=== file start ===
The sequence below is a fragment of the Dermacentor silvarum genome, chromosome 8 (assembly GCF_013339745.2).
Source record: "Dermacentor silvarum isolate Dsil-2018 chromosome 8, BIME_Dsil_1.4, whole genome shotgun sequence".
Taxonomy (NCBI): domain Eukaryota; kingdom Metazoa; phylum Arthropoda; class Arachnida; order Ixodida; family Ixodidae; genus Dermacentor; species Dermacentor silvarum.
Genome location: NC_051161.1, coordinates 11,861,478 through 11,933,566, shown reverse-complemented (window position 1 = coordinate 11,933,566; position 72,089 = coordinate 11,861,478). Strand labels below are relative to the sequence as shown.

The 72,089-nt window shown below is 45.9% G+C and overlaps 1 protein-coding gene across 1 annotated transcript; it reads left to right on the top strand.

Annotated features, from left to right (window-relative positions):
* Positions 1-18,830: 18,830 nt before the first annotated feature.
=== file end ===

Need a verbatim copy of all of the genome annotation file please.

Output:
The sequence below is a fragment of the Dermacentor silvarum genome, chromosome 8 (assembly GCF_013339745.2).
Source record: "Dermacentor silvarum isolate Dsil-2018 chromosome 8, BIME_Dsil_1.4, whole genome shotgun sequence".
Taxonomy (NCBI): domain Eukaryota; kingdom Metazoa; phylum Arthropoda; class Arachnida; order Ixodida; family Ixodidae; genus Dermacentor; species Dermacentor silvarum.
Genome location: NC_051161.1, coordinates 11,861,478 through 11,933,566, shown reverse-complemented (window position 1 = coordinate 11,933,566; position 72,089 = coordinate 11,861,478). Strand labels below are relative to the sequence as shown.

The 72,089-nt window shown below is 45.9% G+C and overlaps 1 protein-coding gene across 1 annotated transcript; it reads left to right on the top strand.

Annotated features, from left to right (window-relative positions):
* Positions 1-18,830: 18,830 nt before the first annotated feature.